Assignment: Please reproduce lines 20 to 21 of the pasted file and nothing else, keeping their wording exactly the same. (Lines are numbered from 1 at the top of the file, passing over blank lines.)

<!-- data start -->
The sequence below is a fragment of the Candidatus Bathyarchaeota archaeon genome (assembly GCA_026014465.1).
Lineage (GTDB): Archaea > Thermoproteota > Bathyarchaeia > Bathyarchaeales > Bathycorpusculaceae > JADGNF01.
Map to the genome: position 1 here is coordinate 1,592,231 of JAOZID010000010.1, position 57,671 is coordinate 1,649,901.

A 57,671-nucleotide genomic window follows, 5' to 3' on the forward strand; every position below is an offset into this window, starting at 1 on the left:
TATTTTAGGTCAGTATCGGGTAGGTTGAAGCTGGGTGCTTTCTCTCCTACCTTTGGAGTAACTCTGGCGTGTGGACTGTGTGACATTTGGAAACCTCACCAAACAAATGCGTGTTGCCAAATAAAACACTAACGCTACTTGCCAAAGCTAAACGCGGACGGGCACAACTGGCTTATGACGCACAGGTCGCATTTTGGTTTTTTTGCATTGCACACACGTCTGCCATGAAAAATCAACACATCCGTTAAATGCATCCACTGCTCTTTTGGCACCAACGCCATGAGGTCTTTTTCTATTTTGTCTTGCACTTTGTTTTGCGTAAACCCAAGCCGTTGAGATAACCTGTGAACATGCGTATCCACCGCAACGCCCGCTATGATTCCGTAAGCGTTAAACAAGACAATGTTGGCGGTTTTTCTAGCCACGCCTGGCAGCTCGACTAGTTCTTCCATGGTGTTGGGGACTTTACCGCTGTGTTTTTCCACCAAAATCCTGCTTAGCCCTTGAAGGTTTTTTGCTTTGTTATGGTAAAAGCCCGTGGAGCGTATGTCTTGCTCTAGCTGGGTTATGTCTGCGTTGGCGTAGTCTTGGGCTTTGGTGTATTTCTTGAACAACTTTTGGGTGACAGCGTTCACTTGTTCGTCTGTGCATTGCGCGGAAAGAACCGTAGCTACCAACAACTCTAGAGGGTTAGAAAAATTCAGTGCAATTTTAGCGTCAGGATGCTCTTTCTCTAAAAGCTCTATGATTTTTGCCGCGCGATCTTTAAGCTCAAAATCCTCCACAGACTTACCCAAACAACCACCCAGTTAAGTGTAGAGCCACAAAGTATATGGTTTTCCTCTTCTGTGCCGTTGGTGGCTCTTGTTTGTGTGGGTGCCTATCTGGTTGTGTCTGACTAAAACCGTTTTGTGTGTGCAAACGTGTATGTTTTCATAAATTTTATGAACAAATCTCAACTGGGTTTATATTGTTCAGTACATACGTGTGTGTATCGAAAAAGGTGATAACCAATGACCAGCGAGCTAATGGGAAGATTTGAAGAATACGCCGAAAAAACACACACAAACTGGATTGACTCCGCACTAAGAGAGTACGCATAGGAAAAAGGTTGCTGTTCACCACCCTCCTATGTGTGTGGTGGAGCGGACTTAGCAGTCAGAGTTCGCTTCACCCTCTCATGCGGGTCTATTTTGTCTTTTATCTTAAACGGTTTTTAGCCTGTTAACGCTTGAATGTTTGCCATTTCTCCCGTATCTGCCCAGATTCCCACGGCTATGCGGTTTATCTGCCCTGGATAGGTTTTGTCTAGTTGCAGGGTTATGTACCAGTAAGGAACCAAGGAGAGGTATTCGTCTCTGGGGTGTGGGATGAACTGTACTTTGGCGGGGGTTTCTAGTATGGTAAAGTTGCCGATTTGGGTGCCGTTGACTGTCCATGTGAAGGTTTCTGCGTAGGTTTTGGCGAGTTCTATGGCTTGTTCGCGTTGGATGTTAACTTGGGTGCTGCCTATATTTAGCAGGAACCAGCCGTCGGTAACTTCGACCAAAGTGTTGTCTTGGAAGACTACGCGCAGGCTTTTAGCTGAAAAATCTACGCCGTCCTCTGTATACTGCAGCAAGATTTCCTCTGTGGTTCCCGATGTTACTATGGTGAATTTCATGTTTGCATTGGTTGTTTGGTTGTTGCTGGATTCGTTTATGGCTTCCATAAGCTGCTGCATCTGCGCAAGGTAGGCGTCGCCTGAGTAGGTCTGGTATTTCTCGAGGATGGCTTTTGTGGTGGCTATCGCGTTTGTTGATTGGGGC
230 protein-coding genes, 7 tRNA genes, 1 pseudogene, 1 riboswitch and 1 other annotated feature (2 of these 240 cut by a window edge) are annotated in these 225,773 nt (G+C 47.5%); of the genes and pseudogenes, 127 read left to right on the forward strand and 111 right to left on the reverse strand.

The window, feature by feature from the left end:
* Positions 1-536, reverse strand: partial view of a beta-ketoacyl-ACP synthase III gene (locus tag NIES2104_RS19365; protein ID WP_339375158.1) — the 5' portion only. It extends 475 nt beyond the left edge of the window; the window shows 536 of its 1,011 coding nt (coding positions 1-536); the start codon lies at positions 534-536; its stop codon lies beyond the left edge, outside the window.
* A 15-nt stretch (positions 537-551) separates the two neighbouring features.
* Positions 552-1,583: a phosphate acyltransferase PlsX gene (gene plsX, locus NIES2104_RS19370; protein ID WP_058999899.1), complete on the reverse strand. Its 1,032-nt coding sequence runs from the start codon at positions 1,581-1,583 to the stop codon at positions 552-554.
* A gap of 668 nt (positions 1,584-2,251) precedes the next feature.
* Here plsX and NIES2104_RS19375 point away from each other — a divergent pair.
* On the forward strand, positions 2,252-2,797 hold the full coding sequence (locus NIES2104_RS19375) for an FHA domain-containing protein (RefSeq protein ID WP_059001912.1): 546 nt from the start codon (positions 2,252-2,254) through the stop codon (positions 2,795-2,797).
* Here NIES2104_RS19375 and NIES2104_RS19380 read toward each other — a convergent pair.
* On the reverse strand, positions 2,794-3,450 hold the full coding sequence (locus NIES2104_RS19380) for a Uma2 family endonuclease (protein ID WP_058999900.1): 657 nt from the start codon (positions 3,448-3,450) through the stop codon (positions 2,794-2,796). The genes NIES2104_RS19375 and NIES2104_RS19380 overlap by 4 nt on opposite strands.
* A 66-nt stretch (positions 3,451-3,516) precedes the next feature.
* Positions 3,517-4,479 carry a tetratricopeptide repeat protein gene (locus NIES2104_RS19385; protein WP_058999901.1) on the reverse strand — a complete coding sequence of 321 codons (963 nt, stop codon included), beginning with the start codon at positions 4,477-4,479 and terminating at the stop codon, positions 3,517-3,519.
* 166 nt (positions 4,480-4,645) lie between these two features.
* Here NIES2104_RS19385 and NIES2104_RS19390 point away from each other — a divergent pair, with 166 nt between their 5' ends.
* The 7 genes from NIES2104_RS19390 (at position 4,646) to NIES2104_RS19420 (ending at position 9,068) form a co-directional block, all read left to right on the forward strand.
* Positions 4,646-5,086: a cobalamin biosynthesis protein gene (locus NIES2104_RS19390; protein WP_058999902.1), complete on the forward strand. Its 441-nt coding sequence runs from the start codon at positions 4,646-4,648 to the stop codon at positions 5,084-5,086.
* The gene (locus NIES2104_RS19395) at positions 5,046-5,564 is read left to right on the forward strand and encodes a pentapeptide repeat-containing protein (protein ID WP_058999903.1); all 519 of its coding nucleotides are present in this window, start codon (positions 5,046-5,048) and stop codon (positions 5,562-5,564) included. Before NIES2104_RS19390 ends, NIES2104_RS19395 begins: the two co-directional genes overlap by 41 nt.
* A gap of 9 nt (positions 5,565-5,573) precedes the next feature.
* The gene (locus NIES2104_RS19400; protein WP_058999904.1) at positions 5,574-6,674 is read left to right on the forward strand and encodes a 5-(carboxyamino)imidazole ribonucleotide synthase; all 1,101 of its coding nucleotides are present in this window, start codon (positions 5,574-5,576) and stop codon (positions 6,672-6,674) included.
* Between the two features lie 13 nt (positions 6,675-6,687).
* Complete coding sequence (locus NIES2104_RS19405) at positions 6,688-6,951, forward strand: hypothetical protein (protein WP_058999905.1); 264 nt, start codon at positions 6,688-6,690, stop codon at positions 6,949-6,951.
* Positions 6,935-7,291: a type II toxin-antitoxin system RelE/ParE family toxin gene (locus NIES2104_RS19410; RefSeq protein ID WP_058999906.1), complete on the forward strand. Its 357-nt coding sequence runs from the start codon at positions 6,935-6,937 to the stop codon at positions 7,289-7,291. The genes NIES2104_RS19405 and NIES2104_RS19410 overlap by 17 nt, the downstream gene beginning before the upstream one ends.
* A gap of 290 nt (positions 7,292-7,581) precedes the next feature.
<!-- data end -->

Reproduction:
* The 7 genes from NIES2104_RS19390 (at position 4,646) to NIES2104_RS19420 (ending at position 9,068) form a co-directional block, all read left to right on the forward strand.
* Positions 4,646-5,086: a cobalamin biosynthesis protein gene (locus NIES2104_RS19390; protein WP_058999902.1), complete on the forward strand. Its 441-nt coding sequence runs from the start codon at positions 4,646-4,648 to the stop codon at positions 5,084-5,086.